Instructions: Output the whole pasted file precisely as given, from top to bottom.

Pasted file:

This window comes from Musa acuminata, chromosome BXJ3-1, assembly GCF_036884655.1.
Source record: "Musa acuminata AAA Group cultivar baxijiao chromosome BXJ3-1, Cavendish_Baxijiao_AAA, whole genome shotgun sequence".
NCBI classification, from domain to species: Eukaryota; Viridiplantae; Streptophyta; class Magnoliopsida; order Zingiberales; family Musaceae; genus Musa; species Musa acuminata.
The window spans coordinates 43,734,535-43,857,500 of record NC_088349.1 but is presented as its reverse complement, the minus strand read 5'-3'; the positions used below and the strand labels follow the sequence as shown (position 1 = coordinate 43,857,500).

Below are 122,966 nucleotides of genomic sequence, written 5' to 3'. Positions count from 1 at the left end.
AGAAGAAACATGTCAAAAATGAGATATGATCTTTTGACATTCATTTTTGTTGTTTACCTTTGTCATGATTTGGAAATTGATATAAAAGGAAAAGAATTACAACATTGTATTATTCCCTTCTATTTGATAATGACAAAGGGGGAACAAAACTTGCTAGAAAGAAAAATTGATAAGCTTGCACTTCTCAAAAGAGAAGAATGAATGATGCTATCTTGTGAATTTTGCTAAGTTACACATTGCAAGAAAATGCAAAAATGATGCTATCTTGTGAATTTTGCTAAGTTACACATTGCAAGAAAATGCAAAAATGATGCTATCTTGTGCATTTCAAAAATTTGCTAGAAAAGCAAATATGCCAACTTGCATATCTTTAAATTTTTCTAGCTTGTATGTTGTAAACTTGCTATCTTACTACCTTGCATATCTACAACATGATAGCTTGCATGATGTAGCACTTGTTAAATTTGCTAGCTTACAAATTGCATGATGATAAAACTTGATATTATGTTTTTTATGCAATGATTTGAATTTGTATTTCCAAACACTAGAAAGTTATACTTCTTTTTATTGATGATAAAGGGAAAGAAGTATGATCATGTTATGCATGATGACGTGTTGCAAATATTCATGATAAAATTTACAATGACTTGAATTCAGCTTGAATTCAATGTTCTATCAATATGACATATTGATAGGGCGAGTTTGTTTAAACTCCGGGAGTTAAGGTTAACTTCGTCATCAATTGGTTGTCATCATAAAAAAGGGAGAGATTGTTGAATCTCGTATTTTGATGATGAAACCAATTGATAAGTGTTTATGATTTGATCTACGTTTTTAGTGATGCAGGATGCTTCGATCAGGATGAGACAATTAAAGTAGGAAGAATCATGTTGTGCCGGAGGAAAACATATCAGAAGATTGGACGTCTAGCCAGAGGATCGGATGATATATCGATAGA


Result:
This window comes from Musa acuminata, chromosome BXJ3-1, assembly GCF_036884655.1.
Source record: "Musa acuminata AAA Group cultivar baxijiao chromosome BXJ3-1, Cavendish_Baxijiao_AAA, whole genome shotgun sequence".
NCBI classification, from domain to species: Eukaryota; Viridiplantae; Streptophyta; class Magnoliopsida; order Zingiberales; family Musaceae; genus Musa; species Musa acuminata.
The window spans coordinates 43,734,535-43,857,500 of record NC_088349.1 but is presented as its reverse complement, the minus strand read 5'-3'; the positions used below and the strand labels follow the sequence as shown (position 1 = coordinate 43,857,500).

Below are 122,966 nucleotides of genomic sequence, written 5' to 3'. Positions count from 1 at the left end.
AGAAGAAACATGTCAAAAATGAGATATGATCTTTTGACATTCATTTTTGTTGTTTACCTTTGTCATGATTTGGAAATTGATATAAAAGGAAAAGAATTACAACATTGTATTATTCCCTTCTATTTGATAATGACAAAGGGGGAACAAAACTTGCTAGAAAGAAAAATTGATAAGCTTGCACTTCTCAAAAGAGAAGAATGAATGATGCTATCTTGTGAATTTTGCTAAGTTACACATTGCAAGAAAATGCAAAAATGATGCTATCTTGTGAATTTTGCTAAGTTACACATTGCAAGAAAATGCAAAAATGATGCTATCTTGTGCATTTCAAAAATTTGCTAGAAAAGCAAATATGCCAACTTGCATATCTTTAAATTTTTCTAGCTTGTATGTTGTAAACTTGCTATCTTACTACCTTGCATATCTACAACATGATAGCTTGCATGATGTAGCACTTGTTAAATTTGCTAGCTTACAAATTGCATGATGATAAAACTTGATATTATGTTTTTTATGCAATGATTTGAATTTGTATTTCCAAACACTAGAAAGTTATACTTCTTTTTATTGATGATAAAGGGAAAGAAGTATGATCATGTTATGCATGATGACGTGTTGCAAATATTCATGATAAAATTTACAATGACTTGAATTCAGCTTGAATTCAATGTTCTATCAATATGACATATTGATAGGGCGAGTTTGTTTAAACTCCGGGAGTTAAGGTTAACTTCGTCATCAATTGGTTGTCATCATAAAAAAGGGAGAGATTGTTGAATCTCGTATTTTGATGATGAAACCAATTGATAAGTGTTTATGATTTGATCTACGTTTTTAGTGATGCAGGATGCTTCGATCAGGATGAGACAATTAAAGTAGGAAGAATCATGTTGTGCCGGAGGAAAACATATCAGAAGATTGGACGTCTAGCCAGAGGATCGGATGATATATCGATAGA